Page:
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Thread: LongArmers...Stitch Regulator or No?

  1. #1
    Super Member Candace's Avatar
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    Those of you who are lucky enough to own longarm machines....can you comment on why it is or isn't necessary to get a machine that's regulated? I assume it's similar to the Bernina BSR? It seems all the top award winners that are featured on all the programs tout the stitch regulated machines and I was wondering how important it is. There are a ton of older non-regulated machines on the market and I assume they can't be upgraded? Thanks for your opinions.

  2. #2
    Super Member nena's Avatar
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    I would never make it without the stitch regulater.
    It keeps the stitches all the same size no matter how slow or fast you move the machine.

  3. #3
    Super Member jljack's Avatar
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    I have a short arm setup, but same principle. It has a stitch regulator, and I couldn't work without it. I am not consistent in how I move the machine, so the regulator helps keep my stitches more even. However it is not foolproof, and I am a fool that can cause great, long stitches even with a regulator!! :-) :-)

  4. #4
    Junior Member Nettie's Avatar
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    I have a stitch regulator on mine, but as Jancie stated not fool proof. I have some quilts with some very uneven stitches on it even though the stitch regulator was turned on. I am thinking of trying it without it and see if there is a big difference. Could be I don't know.

    Nettie

  5. #5
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    I have a stitch regulator on mine. It is great but I do have to be careful when I first push the button to start stitching to be sure to wait until I hear the beep before I start moving the machine otherwise my first stitch will be to long but that is the only one. When I turn off the stitch regulator and start stitching manually it is a wake up call to me as to how helpful the stitch regulator really is.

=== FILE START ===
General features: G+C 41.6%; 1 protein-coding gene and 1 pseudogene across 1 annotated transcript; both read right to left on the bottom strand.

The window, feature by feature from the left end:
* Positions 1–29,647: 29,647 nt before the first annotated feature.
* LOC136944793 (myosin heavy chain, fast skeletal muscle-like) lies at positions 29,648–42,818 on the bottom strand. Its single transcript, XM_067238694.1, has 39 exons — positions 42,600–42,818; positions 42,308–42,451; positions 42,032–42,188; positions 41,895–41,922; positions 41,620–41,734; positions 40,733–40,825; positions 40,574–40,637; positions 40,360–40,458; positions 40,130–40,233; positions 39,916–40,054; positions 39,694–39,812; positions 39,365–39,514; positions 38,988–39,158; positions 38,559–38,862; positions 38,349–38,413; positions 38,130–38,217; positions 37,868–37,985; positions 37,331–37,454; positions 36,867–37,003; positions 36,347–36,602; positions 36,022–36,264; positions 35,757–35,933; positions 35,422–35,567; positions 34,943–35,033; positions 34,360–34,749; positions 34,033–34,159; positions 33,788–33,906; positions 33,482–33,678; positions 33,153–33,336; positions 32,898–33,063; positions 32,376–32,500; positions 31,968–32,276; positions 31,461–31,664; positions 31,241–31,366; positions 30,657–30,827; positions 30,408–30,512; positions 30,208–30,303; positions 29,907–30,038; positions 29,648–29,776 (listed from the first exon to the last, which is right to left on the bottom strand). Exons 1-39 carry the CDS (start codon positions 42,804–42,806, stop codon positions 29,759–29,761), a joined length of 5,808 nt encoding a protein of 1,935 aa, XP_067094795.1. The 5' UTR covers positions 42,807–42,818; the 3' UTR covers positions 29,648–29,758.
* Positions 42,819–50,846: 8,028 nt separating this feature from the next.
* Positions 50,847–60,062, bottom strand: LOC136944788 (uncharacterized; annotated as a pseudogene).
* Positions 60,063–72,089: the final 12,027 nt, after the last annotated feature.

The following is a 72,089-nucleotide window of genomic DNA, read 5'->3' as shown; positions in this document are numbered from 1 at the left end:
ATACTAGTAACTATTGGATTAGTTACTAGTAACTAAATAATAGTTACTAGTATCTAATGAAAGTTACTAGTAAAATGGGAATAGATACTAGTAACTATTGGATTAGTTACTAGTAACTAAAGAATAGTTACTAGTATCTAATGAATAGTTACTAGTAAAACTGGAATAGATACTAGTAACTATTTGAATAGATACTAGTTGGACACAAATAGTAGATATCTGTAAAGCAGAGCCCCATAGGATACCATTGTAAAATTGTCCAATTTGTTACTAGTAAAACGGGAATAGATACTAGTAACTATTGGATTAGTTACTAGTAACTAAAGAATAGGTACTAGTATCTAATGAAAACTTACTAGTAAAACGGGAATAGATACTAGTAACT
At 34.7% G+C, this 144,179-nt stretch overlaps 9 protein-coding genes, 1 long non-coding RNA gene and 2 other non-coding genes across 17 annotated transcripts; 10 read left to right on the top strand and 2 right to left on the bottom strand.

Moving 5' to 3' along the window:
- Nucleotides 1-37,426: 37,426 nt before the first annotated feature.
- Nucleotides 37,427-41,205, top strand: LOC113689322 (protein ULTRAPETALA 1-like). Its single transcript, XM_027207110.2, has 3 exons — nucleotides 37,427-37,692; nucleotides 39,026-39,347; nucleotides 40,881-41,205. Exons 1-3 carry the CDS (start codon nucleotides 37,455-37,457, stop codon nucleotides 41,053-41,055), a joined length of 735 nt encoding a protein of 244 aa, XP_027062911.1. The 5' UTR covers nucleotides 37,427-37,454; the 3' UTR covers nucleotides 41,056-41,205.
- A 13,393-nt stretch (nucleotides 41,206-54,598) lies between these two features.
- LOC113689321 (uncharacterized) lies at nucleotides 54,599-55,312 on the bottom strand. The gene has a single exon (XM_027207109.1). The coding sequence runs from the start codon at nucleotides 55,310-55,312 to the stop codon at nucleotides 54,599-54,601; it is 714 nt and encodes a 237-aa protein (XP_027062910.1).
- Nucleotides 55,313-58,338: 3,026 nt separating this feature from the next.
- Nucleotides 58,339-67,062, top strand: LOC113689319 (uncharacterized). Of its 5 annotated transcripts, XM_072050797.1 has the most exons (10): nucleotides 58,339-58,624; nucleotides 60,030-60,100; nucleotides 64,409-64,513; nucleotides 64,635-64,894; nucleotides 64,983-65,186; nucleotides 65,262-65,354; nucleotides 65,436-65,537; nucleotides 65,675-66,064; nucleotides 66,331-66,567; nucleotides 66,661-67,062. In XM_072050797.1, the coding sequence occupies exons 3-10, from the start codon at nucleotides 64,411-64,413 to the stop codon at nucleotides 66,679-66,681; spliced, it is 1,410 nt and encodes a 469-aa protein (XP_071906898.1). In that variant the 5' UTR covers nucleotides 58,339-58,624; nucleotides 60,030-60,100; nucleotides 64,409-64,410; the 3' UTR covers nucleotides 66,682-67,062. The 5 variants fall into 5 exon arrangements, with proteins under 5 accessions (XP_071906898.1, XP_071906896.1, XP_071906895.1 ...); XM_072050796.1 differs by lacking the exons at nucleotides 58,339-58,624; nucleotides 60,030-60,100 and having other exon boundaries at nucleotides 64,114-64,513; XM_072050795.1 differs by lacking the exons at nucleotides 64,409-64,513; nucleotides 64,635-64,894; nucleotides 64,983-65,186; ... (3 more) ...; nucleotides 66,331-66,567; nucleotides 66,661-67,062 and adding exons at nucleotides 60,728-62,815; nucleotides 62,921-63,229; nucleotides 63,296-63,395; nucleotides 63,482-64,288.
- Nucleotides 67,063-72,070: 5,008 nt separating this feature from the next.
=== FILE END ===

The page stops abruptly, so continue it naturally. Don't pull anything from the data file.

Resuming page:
6. #6
    Terri C's Avatar
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    I think if you never had one you can't miss it. My machine does have it and I love it. I really never have not used it. I like it because I can stop and think about what I'm doing or where I want to go next without having to turn the machine off or the stitching (what ever you want to call it). They say the machines run smoother with it off and it does, but it's also another learning curve you have to go thru. Just me 2 cents worth.

  7. #7
    Super Member hobo2000's Avatar
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    I would do without my "Shirley Stitcher" before I would do without the stitch regulator.

  8. #8
    Super Member TammyM's Avatar
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    I have a stitch regulator on mine. I use it most of the time. I do turn it off when I'm doing a very tight background fill. It is easy to outrun it while doing the fills.

  9. #9
    Super Member Candace's Avatar
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    Do these work similarly to how the BSR on Berninas work? With a small laser light that "reads" the speed of the fabric going by?

  10. #10
    Super Member ckcowl's Avatar
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    I have a stitch regulator which i NEVER USE. I have a few times turned it on, it drives me crazy! i have a friend who rents time on my machine and always uses it. when i teach people to use the machine i do not allow them to use it until they are comfortable with the machine, i think of it just like cruise control on your car, if you do not have good control on your own you have no business setting the cruise control (at least that's my thought process) so, once you learn to use the machine and self-regulate fairly well, then go ahead and 'turn it on'...i think that the machines on the market are probably still 'up-gradeable' but it is an expensive feature to add. I bought my machine new and the regulator option added $1,700 to the cost of the machine...i really feel like i wasted my money, but i know people who love them and would not even try to quilt without...so, i guess it is a relative thing; depends on each individual.

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